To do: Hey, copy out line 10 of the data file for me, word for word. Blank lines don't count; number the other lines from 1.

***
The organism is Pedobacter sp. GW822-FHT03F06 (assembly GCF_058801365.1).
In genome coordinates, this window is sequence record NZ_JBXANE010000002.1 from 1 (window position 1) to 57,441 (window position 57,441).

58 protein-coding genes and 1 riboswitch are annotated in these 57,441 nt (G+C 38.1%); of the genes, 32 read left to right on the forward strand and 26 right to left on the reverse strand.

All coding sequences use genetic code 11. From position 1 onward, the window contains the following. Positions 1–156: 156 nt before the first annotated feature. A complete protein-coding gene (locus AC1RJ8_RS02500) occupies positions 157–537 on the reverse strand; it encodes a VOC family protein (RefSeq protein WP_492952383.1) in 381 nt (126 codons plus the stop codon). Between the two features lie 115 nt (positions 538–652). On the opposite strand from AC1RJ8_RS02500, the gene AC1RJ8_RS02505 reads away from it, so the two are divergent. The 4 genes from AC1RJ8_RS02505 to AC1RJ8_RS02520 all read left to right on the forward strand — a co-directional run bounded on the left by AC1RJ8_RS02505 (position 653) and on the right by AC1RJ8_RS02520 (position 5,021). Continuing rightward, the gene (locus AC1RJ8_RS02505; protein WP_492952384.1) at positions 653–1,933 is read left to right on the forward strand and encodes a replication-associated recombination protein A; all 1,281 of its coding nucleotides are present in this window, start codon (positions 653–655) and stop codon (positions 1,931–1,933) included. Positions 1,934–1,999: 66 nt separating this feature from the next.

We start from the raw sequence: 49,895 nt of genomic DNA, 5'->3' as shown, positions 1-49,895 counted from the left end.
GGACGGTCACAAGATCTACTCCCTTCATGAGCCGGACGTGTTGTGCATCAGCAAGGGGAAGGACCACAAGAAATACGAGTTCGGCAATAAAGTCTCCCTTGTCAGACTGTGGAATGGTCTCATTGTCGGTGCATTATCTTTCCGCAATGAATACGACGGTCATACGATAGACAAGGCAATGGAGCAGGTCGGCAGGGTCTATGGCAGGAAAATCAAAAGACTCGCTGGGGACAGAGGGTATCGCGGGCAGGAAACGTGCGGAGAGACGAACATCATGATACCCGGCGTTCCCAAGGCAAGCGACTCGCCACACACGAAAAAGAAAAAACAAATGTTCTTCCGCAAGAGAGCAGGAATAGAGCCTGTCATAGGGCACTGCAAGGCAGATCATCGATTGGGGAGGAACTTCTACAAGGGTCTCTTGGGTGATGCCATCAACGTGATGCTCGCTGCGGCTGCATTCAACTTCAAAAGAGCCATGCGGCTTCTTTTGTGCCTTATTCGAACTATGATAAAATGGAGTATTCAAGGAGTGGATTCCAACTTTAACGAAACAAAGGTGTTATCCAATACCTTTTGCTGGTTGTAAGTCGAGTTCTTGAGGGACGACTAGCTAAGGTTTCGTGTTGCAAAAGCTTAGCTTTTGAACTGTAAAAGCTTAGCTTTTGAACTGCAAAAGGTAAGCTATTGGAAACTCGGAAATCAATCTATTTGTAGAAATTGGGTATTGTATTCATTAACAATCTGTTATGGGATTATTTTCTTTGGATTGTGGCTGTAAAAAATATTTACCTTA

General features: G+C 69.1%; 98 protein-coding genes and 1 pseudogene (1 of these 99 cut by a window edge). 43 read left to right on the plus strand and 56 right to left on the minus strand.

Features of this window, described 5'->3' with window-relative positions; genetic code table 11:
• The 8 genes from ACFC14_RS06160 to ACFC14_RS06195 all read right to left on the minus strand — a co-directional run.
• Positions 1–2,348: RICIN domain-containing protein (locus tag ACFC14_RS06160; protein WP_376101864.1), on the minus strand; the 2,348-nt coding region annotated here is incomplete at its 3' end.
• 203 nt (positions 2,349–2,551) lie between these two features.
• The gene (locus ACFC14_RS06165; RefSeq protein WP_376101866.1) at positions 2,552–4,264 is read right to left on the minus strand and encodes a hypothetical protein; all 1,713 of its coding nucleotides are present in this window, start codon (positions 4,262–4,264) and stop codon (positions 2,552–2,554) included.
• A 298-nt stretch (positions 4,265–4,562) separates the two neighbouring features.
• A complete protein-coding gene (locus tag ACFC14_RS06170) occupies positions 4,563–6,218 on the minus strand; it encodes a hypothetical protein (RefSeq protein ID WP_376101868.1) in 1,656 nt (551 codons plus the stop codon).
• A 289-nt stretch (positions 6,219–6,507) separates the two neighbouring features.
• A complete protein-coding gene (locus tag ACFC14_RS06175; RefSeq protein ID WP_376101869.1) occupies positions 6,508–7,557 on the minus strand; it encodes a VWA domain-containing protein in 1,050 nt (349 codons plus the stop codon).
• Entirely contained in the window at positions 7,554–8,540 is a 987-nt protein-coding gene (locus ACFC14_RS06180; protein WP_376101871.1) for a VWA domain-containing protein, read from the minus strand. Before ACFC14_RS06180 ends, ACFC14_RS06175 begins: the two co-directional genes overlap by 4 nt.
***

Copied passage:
• Positions 1–2,348: RICIN domain-containing protein (locus tag ACFC14_RS06160; protein WP_376101864.1), on the minus strand; the 2,348-nt coding region annotated here is incomplete at its 3' end.